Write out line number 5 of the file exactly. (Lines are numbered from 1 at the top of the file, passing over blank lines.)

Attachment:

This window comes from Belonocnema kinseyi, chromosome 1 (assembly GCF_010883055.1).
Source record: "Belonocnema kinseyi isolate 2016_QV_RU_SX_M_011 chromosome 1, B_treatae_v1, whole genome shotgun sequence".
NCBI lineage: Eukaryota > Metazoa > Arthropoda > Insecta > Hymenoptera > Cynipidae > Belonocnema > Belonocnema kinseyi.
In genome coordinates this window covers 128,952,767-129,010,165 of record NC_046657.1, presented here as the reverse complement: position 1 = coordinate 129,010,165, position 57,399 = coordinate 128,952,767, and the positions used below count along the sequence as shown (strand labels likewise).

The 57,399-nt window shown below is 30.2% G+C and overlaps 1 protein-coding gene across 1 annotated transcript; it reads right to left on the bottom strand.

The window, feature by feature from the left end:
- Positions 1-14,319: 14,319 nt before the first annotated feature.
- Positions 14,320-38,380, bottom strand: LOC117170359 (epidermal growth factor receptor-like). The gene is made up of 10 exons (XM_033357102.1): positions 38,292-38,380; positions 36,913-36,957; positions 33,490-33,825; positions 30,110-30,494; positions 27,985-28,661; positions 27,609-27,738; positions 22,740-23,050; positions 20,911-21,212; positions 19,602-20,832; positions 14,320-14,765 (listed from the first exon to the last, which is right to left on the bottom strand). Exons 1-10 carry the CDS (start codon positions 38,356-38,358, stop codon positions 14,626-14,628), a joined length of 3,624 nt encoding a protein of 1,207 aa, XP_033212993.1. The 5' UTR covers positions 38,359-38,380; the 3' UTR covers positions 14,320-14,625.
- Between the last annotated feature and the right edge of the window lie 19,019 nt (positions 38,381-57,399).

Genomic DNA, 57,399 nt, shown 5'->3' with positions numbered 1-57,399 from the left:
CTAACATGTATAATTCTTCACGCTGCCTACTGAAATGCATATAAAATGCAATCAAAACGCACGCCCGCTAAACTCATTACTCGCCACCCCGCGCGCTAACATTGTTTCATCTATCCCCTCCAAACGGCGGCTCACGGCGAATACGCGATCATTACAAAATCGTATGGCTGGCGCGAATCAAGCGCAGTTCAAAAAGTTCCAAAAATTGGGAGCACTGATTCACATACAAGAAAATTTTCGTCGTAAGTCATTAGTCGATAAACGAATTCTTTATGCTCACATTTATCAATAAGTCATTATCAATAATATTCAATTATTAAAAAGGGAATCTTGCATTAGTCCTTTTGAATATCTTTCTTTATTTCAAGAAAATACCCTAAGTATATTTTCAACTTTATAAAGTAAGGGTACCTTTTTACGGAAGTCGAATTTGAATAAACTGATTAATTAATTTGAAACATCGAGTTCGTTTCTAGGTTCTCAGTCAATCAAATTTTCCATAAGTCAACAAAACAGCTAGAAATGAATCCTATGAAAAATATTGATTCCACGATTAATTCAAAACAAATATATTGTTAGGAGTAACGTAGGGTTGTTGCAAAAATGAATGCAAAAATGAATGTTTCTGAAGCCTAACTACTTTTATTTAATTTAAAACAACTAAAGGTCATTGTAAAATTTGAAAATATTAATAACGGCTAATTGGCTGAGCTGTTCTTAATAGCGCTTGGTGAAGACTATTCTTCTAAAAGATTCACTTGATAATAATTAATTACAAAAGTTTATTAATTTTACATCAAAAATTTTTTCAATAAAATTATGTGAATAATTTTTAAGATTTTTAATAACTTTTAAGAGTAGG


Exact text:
The 57,399-nt window shown below is 30.2% G+C and overlaps 1 protein-coding gene across 1 annotated transcript; it reads right to left on the bottom strand.